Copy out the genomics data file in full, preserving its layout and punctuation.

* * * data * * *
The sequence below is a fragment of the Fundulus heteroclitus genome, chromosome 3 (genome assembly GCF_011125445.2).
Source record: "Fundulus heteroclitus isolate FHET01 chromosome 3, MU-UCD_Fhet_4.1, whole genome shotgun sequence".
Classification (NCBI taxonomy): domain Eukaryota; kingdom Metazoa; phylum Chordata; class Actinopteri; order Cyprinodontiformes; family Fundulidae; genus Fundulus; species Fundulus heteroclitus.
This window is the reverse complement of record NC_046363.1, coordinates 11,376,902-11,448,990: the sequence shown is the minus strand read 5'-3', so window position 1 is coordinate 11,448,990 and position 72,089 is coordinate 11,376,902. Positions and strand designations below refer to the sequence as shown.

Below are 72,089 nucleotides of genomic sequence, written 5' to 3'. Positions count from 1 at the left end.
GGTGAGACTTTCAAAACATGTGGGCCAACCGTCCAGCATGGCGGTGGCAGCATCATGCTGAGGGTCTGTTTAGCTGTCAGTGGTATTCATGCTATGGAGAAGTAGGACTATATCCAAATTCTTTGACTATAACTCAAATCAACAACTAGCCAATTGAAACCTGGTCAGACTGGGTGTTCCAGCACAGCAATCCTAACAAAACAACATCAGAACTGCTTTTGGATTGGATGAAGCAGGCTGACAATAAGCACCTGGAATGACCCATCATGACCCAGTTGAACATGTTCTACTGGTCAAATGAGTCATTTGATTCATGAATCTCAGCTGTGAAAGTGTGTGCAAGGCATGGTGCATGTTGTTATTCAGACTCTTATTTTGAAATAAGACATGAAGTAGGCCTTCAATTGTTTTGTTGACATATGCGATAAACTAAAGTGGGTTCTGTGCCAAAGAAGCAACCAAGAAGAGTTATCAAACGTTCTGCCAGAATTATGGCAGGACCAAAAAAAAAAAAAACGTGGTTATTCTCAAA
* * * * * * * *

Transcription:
The sequence below is a fragment of the Fundulus heteroclitus genome, chromosome 3 (genome assembly GCF_011125445.2).
Source record: "Fundulus heteroclitus isolate FHET01 chromosome 3, MU-UCD_Fhet_4.1, whole genome shotgun sequence".
Classification (NCBI taxonomy): domain Eukaryota; kingdom Metazoa; phylum Chordata; class Actinopteri; order Cyprinodontiformes; family Fundulidae; genus Fundulus; species Fundulus heteroclitus.
This window is the reverse complement of record NC_046363.1, coordinates 11,376,902-11,448,990: the sequence shown is the minus strand read 5'-3', so window position 1 is coordinate 11,448,990 and position 72,089 is coordinate 11,376,902. Positions and strand designations below refer to the sequence as shown.

Below are 72,089 nucleotides of genomic sequence, written 5' to 3'. Positions count from 1 at the left end.
GGTGAGACTTTCAAAACATGTGGGCCAACCGTCCAGCATGGCGGTGGCAGCATCATGCTGAGGGTCTGTTTAGCTGTCAGTGGTATTCATGCTATGGAGAAGTAGGACTATATCCAAATTCTTTGACTATAACTCAAATCAACAACTAGCCAATTGAAACCTGGTCAGACTGGGTGTTCCAGCACAGCAATCCTAACAAAACAACATCAGAACTGCTTTTGGATTGGATGAAGCAGGCTGACAATAAGCACCTGGAATGACCCATCATGACCCAGTTGAACATGTTCTACTGGTCAAATGAGTCATTTGATTCATGAATCTCAGCTGTGAAAGTGTGTGCAAGGCATGGTGCATGTTGTTATTCAGACTCTTATTTTGAAATAAGACATGAAGTAGGCCTTCAATTGTTTTGTTGACATATGCGATAAACTAAAGTGGGTTCTGTGCCAAAGAAGCAACCAAGAAGAGTTATCAAACGTTCTGCCAGAATTATGGCAGGACCAAAAAAAAAAAAAACGTGGTTATTCTCAAA